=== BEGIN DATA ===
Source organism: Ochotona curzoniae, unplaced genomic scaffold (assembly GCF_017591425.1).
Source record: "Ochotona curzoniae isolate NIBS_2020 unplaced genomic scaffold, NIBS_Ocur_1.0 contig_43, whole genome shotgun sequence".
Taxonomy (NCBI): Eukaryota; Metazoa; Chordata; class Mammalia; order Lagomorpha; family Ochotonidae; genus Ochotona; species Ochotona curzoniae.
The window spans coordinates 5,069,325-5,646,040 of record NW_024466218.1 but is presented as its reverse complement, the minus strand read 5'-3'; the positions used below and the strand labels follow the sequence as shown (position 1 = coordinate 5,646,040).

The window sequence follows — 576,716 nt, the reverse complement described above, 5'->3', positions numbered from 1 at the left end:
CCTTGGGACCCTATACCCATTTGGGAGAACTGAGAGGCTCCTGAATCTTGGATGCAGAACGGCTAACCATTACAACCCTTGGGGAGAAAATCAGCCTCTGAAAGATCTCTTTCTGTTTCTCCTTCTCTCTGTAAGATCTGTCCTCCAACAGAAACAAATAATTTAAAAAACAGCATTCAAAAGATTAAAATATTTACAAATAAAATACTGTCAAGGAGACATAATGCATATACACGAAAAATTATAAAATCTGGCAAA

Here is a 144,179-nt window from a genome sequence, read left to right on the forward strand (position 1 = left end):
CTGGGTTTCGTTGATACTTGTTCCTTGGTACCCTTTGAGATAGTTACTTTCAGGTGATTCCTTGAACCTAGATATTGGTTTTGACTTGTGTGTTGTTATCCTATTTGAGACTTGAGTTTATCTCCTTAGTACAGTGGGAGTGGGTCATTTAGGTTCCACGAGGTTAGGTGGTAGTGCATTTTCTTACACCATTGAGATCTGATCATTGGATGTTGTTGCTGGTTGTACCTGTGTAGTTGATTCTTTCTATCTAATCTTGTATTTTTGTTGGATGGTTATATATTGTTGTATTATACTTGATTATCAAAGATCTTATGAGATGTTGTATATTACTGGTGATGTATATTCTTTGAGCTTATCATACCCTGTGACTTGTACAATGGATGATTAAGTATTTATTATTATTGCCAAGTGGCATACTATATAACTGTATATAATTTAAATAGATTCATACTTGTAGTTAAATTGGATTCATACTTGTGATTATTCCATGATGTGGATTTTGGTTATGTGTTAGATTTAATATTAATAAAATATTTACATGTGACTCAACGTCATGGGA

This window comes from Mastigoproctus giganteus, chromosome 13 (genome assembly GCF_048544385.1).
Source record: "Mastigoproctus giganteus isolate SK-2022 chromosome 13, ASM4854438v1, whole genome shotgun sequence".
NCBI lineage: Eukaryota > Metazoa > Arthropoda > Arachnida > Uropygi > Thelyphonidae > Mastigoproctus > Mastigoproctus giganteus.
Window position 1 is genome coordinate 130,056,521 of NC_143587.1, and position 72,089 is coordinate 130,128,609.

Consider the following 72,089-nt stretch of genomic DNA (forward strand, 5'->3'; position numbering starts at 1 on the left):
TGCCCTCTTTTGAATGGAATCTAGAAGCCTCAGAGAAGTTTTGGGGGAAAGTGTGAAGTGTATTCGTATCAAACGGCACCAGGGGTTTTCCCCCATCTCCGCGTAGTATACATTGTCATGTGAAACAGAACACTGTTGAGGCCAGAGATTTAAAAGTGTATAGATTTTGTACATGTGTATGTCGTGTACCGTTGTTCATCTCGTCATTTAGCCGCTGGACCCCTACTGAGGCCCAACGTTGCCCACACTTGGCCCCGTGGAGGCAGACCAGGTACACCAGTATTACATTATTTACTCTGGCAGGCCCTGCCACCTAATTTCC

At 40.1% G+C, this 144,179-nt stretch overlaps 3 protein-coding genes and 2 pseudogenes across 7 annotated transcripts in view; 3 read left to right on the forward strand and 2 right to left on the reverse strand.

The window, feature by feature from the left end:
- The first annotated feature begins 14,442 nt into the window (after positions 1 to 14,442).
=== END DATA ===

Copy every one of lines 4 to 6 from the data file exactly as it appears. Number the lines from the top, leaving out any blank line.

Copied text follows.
The window spans coordinates 5,069,325-5,646,040 of record NW_024466218.1 but is presented as its reverse complement, the minus strand read 5'-3'; the positions used below and the strand labels follow the sequence as shown (position 1 = coordinate 5,646,040).

The window sequence follows — 576,716 nt, the reverse complement described above, 5'->3', positions numbered from 1 at the left end:
CCTTGGGACCCTATACCCATTTGGGAGAACTGAGAGGCTCCTGAATCTTGGATGCAGAACGGCTAACCATTACAACCCTTGGGGAGAAAATCAGCCTCTGAAAGATCTCTTTCTGTTTCTCCTTCTCTCTGTAAGATCTGTCCTCCAACAGAAACAAATAATTTAAAAAACAGCATTCAAAAGATTAAAATATTTACAAATAAAATACTGTCAAGGAGACATAATGCATATACACGAAAAATTATAAAATCTGGCAAA